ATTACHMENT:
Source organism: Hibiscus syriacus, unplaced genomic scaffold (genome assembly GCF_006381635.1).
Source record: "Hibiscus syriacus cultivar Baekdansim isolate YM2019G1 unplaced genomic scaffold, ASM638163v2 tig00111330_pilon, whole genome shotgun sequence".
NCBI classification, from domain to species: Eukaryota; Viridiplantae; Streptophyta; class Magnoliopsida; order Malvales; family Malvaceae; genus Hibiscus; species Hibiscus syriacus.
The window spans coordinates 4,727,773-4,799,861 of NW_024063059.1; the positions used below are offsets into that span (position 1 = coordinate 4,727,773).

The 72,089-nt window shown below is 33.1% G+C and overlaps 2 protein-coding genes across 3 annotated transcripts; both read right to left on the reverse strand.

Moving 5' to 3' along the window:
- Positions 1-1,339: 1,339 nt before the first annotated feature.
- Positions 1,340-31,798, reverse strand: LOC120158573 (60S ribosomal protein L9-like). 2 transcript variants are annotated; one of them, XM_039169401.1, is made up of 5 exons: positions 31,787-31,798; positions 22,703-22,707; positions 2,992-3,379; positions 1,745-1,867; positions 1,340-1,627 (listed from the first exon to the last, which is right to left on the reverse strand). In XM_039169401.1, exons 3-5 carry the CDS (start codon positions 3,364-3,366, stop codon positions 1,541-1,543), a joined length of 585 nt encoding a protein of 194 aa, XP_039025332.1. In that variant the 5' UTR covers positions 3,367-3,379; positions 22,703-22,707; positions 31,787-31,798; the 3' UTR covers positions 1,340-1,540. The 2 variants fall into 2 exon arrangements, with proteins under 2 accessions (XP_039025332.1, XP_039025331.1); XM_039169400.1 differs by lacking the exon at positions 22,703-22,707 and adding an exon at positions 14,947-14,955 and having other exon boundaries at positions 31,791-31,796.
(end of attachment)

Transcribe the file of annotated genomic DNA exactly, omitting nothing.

Source organism: Hibiscus syriacus, unplaced genomic scaffold (genome assembly GCF_006381635.1).
Source record: "Hibiscus syriacus cultivar Baekdansim isolate YM2019G1 unplaced genomic scaffold, ASM638163v2 tig00111330_pilon, whole genome shotgun sequence".
NCBI classification, from domain to species: Eukaryota; Viridiplantae; Streptophyta; class Magnoliopsida; order Malvales; family Malvaceae; genus Hibiscus; species Hibiscus syriacus.
The window spans coordinates 4,727,773-4,799,861 of NW_024063059.1; the positions used below are offsets into that span (position 1 = coordinate 4,727,773).

The 72,089-nt window shown below is 33.1% G+C and overlaps 2 protein-coding genes across 3 annotated transcripts; both read right to left on the reverse strand.

Moving 5' to 3' along the window:
- Positions 1-1,339: 1,339 nt before the first annotated feature.
- Positions 1,340-31,798, reverse strand: LOC120158573 (60S ribosomal protein L9-like). 2 transcript variants are annotated; one of them, XM_039169401.1, is made up of 5 exons: positions 31,787-31,798; positions 22,703-22,707; positions 2,992-3,379; positions 1,745-1,867; positions 1,340-1,627 (listed from the first exon to the last, which is right to left on the reverse strand). In XM_039169401.1, exons 3-5 carry the CDS (start codon positions 3,364-3,366, stop codon positions 1,541-1,543), a joined length of 585 nt encoding a protein of 194 aa, XP_039025332.1. In that variant the 5' UTR covers positions 3,367-3,379; positions 22,703-22,707; positions 31,787-31,798; the 3' UTR covers positions 1,340-1,540. The 2 variants fall into 2 exon arrangements, with proteins under 2 accessions (XP_039025332.1, XP_039025331.1); XM_039169400.1 differs by lacking the exon at positions 22,703-22,707 and adding an exon at positions 14,947-14,955 and having other exon boundaries at positions 31,791-31,796.